The production was issued the order because “the producers have not been transparent about their safety protocols” amid the Covid-19 pandemic, a SAG-AFTRA spokesperson said in a statement to The Hollywood Reporter, an American magazine.

The organisation told the Hollywood Reporter on Thursday (June 2) that they are taking safety protocols “very seriously” and that the film’s producers “have not yet become signatory to our agreement.”

The statement continued: “The producer of the picture entitled ‘Songbird,’ has failed to complete the signatory process and is therefore not signed to any applicable SAG-AFTRA agreement. As such, SAG-AFTRA members are hereby instructed to withhold any acting services or perform any covered work for this production until further notice from the union.”

Songbird tells the story of people navigating a pandemic and was set to start production in Los Angeles this month. Bay, whose notable movies include Bad Boys (1995) and Transformers (2007), cast popular favourites such as Demi Moore, Craig Robinson and Paul Walter Hauser in the movie.

The news comes after Hollywood was given the all-clear signal on June 12 to resume film and television productions in Los Angeles County, while abiding by strict rules that include testing of on-set employees, social distancing, cleaning of props and sets, as well as a coronavirus compliance officer being installed on-set, according to Fox News.

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UK PM's father Stanley Johnson within rights to visit Greece: minister

LONDON (Reuters) – Prime Minister Boris Johnson’s father, who travelled to Greece likely via Bulgaria despite current advice for British nationals to avoid all but essential international travel, was within his rights to do so, Britain’s transport minister said on Friday.

“It’s advice so everyone can decide what to do with the advice,” Grant Shapps told Sky News.

Asked whether Stanley Johnson was within his rights to travel to Greece, Shapps said: “Yes, the Foreign and Commonwealth Office make it clear. They issue travel advice.”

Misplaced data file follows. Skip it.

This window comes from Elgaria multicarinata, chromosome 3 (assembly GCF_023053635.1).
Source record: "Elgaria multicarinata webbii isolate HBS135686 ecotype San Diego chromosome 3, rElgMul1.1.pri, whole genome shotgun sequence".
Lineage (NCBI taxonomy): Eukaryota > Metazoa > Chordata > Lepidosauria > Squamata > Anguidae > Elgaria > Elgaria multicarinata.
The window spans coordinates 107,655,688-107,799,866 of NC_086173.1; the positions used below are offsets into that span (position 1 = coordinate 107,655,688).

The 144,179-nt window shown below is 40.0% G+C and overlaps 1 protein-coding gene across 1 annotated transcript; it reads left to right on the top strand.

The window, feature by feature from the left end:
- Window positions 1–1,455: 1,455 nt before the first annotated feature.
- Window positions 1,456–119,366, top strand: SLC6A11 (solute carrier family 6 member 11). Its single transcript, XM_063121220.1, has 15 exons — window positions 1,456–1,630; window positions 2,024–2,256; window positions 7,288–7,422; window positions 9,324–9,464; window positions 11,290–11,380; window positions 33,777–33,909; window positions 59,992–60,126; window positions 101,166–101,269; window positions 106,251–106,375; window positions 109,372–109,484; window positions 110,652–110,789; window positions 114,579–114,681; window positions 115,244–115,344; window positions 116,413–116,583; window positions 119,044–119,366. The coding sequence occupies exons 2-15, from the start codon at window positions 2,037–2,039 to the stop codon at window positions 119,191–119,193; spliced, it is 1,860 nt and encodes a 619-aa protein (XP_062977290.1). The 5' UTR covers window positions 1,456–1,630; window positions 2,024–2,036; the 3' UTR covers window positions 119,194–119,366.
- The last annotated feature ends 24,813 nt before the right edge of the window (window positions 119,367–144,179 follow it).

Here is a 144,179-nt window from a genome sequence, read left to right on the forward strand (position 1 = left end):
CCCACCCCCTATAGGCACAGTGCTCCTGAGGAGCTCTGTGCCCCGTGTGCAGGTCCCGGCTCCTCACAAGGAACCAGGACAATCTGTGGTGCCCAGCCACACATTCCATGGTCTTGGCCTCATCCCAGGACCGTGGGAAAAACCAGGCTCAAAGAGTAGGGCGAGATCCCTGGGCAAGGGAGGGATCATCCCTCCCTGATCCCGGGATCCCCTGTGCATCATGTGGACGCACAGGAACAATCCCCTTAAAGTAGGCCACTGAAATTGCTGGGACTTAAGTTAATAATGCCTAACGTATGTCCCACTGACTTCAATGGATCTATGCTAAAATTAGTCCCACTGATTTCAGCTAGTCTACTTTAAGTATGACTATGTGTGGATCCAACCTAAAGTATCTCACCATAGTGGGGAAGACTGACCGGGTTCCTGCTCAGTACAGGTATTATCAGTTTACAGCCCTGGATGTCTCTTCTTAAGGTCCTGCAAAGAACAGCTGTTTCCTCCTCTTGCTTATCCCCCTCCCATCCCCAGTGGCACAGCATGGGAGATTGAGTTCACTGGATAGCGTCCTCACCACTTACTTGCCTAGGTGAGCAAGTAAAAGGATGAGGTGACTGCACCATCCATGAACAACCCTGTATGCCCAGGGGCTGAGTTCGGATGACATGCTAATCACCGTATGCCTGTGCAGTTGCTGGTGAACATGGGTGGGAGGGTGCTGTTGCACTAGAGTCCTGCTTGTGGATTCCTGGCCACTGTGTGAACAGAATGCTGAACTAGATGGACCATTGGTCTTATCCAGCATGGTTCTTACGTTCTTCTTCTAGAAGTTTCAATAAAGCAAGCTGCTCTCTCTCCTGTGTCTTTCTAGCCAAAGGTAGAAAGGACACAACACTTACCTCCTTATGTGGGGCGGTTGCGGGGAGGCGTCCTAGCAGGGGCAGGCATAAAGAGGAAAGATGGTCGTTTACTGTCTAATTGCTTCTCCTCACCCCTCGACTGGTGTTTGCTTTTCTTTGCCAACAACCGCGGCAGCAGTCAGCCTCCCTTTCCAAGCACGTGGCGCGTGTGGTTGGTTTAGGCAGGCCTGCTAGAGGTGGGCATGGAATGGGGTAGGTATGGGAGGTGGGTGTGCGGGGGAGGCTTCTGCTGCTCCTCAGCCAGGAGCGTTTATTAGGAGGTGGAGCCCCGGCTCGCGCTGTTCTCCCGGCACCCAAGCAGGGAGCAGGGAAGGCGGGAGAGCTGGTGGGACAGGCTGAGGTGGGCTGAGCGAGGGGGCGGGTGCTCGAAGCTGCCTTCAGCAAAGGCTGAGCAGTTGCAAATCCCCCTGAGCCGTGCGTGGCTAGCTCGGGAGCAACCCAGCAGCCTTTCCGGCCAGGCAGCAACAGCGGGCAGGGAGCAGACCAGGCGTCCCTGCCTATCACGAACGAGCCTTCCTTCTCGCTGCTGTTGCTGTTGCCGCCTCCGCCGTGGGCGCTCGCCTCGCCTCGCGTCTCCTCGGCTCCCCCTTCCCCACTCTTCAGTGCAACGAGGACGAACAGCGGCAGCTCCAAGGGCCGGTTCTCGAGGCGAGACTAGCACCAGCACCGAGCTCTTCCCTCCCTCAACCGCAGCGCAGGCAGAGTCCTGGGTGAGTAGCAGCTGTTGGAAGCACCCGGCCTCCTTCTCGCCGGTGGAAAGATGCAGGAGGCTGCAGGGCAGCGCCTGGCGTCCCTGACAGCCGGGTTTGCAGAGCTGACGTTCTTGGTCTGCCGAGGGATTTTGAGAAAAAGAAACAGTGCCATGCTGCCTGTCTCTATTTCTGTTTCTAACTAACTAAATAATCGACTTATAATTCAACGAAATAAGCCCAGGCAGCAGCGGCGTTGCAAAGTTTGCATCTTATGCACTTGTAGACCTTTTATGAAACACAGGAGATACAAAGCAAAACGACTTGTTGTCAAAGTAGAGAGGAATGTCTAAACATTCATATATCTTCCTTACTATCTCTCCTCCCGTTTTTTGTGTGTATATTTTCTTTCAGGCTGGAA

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Dominic Cummings backs £100m air-scrubber plan to remove CO2

Boris Johnson’s chief adviser Dominic Cummings is backing an experimental scheme to tackle climate change by sucking carbon dioxide out of the air.

Called direct air capture, it is technology which was first used on World War Two submarines. 

The air scrubbers use a chemical solution to remove CO2 from the atmosphere, which is then stored underground.

The CO2-laden solution would then be stored underground, reducing the amount of the climate change gas in the atmosphere.

Cummings has authorised £100 million from the Treasury to further develop the technology to enable Britain to reach its climate change requirements, according to The Times.

He has also won the support of Tim Leunig, the chancellor’s economic adviser, who is also backing it.

Cummings reportedly believes with significant early investment in the technology, Britain could become a world leader in the area.

The UK’s target is to reach net zero carbon emissions by 2050, and some experts think without efforts to remove existing CO2 from the atmosphere, it will be next to impossible to meet this goal.

But critics fear the direct air capture project could distract from more conventional and proven projects to cut emissions, such as the government’s pledge to spend £9 billion on insulating homes.

One Whitehall source claimed: ‘Dom had become obsessed by this. He’s the one who has been pushing it despite huge scepticism from officials. But he’s got his way.’

Research also suggests the technology is incredibly expensive and requires tremendous energy. For each one tonne of CO2 captured, it costs £500.